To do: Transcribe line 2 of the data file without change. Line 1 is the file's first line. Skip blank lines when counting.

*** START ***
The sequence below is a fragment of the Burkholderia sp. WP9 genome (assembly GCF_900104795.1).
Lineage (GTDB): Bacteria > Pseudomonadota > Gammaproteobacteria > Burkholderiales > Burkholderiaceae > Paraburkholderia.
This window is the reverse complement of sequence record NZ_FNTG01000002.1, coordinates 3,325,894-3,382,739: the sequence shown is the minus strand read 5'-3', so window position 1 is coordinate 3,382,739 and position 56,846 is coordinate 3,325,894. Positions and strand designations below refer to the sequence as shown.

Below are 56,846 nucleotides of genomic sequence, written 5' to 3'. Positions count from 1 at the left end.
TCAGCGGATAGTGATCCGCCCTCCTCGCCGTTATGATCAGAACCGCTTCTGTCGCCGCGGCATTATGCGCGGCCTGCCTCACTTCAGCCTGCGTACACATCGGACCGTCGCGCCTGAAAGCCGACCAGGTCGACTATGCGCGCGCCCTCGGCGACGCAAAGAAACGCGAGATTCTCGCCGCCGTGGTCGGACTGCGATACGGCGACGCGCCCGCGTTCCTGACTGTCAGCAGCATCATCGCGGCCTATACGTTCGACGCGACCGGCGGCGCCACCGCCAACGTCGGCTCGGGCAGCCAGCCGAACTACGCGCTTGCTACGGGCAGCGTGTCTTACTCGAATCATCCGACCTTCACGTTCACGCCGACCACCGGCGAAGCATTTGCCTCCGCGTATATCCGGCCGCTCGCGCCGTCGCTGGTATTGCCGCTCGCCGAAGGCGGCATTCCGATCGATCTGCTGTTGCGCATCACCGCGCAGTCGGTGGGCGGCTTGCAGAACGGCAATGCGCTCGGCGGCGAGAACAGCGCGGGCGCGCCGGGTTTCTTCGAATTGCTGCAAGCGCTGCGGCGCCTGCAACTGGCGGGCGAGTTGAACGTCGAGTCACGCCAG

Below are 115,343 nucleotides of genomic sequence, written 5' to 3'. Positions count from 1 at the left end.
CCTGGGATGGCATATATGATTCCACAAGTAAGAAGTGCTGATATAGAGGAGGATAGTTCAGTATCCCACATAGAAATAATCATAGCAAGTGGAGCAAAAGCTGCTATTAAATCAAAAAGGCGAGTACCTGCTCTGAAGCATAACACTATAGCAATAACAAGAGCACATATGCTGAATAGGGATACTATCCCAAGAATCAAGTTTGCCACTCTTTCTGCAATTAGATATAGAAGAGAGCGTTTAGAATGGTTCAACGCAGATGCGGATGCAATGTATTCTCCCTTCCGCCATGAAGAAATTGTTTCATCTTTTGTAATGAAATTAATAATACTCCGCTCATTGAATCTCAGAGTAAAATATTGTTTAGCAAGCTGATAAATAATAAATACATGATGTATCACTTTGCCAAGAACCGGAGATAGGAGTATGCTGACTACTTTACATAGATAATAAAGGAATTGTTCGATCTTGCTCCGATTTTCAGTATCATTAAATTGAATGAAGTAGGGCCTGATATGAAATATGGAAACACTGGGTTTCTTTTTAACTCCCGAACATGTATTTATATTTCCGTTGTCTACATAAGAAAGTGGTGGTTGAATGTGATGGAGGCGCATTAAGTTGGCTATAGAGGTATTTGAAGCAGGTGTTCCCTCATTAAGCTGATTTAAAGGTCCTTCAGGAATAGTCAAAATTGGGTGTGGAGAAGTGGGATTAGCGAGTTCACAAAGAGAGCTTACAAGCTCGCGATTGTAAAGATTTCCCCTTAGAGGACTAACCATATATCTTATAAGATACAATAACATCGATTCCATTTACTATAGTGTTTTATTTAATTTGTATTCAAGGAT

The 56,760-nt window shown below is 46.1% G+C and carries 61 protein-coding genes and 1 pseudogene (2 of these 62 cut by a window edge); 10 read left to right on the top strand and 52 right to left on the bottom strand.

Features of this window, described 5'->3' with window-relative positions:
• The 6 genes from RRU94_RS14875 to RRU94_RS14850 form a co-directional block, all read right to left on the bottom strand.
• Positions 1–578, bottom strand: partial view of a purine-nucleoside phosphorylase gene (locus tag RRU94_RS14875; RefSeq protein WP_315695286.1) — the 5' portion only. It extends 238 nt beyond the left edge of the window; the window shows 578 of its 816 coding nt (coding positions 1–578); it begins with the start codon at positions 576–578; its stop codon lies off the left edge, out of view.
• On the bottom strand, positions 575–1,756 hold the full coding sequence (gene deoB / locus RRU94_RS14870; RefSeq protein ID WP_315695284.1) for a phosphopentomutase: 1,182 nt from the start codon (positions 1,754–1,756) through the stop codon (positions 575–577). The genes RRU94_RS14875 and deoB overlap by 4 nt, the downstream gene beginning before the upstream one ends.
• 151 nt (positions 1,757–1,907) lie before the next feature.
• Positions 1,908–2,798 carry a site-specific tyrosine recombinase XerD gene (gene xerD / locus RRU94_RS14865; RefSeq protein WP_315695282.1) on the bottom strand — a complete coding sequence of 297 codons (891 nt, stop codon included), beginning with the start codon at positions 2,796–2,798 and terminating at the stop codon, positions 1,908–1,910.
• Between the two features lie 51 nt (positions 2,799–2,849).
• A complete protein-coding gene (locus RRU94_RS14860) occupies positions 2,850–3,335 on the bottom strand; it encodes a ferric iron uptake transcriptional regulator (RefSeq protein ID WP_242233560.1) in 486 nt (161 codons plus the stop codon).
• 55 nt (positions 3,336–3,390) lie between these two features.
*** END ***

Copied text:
Lineage (GTDB): Bacteria > Pseudomonadota > Gammaproteobacteria > Burkholderiales > Burkholderiaceae > Paraburkholderia.